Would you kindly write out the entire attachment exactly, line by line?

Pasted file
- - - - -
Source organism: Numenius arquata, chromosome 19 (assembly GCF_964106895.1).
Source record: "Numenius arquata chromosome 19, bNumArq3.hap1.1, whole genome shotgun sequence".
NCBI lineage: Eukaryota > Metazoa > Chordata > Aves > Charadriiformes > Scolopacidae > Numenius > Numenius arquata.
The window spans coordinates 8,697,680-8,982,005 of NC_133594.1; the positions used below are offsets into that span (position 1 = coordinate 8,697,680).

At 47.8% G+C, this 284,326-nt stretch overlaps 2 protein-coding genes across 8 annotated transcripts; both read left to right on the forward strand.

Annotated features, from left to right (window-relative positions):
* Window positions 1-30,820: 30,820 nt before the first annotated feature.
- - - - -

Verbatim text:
Source organism: Numenius arquata, chromosome 19 (assembly GCF_964106895.1).
Source record: "Numenius arquata chromosome 19, bNumArq3.hap1.1, whole genome shotgun sequence".
NCBI lineage: Eukaryota > Metazoa > Chordata > Aves > Charadriiformes > Scolopacidae > Numenius > Numenius arquata.
The window spans coordinates 8,697,680-8,982,005 of NC_133594.1; the positions used below are offsets into that span (position 1 = coordinate 8,697,680).

At 47.8% G+C, this 284,326-nt stretch overlaps 2 protein-coding genes across 8 annotated transcripts; both read left to right on the forward strand.

Annotated features, from left to right (window-relative positions):
* Window positions 1-30,820: 30,820 nt before the first annotated feature.